Initial State Government Response
How did state government try to address this economic catastrophe? It is here where we can draw lessons on public policies that worked and those that failed. It is crucial to examine the period between 1985-1992 covering Arch Moore’s 3rd term and Gaston Capteron’s 1st term as governor. Both sought to revitalize the coal industry, attract new industries, balance the budget, and address long-term education and pension/ healthcare liabilities.
Arch Moore returned to Charleston in 1985 desiring to spur economic growth. First, he sought a 30% reduction in coal company contributions to the Workmen’s Compensation Fund, saving the industry about $185 million over 5 years. Second, Gov. Moore was pressured by the legislature to get rid of the Business and Occupation (B&O) Tax, which they argued discouraged business from relocating to the state. In 1987, the B&O tax was repealed except on utilities. Finally, in an attempt to lure a Saturn automobile plant, the legislature and governor proposed substantial tax incentives under the Business Investment and Jobs Expansion Act of 1985. While failing to attract the plant, the state extended what came to be known as the “Super Tax” credits to established West Virginia businesses, in hopes they would expand hiring and modernize outdated factories. This led to about 9,000 new jobs. However, the coal industry received about 90% of the Super Tax credits. Most used the money to invest in long wall technology and other forms of automation that increased coal production, but led to more layoffs.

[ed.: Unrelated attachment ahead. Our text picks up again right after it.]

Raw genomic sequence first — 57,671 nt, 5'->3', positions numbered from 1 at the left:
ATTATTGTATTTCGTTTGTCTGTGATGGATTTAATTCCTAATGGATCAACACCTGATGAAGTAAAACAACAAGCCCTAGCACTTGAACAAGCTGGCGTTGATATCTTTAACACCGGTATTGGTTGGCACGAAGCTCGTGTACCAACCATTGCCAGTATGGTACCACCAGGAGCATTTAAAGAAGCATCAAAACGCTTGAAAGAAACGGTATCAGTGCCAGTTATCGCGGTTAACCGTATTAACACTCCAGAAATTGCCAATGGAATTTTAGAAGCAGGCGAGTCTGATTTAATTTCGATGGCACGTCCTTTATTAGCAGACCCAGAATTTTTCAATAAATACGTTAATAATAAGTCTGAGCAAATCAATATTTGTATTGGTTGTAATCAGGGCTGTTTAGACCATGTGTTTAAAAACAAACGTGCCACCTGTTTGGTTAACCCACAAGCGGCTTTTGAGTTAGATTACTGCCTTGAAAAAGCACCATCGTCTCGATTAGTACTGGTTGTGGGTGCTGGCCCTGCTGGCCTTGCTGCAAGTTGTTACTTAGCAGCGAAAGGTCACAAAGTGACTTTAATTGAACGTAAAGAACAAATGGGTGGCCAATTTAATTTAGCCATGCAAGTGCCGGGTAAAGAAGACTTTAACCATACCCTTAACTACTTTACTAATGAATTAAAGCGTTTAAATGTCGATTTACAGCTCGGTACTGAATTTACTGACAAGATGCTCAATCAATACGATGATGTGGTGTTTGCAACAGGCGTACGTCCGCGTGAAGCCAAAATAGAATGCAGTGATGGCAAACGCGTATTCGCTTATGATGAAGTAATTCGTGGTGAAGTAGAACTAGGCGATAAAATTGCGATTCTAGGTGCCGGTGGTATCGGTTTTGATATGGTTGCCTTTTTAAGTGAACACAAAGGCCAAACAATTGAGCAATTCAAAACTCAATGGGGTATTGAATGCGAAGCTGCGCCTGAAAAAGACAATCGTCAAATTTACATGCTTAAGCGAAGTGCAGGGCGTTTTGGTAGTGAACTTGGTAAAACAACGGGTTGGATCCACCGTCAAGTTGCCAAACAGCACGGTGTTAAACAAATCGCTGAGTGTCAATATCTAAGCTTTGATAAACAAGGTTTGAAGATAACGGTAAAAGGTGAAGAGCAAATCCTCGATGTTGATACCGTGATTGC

What these tax measures did was create a major structural revenue hole that took years to fix. Another costly decision was the state Workmen’s Compensation Fund. With the generous refunds to coal companies and forgiving debts owed, by 1992 it had unfunded liabilities of $1.2 billion. Structural revenue holes left precarious funding for public schools and teachers, state infrastructure, and the Public Employees Insurance Agency (PEIA). Those in the late 1980’s might remember the fear that showing a PEIA insurance card could lead to denied health services since PEIA had a backlog of medical debts. At one point, gas service to the governor’s mansion was on verge of being cut off due to non-payment. By the late 1980’s, West Virginia lost 70,000 jobs and had a budget deficit of around $400 million. Adjusted for inflation this would be about $774.4 million in 2016.
Governor Gaston Caperton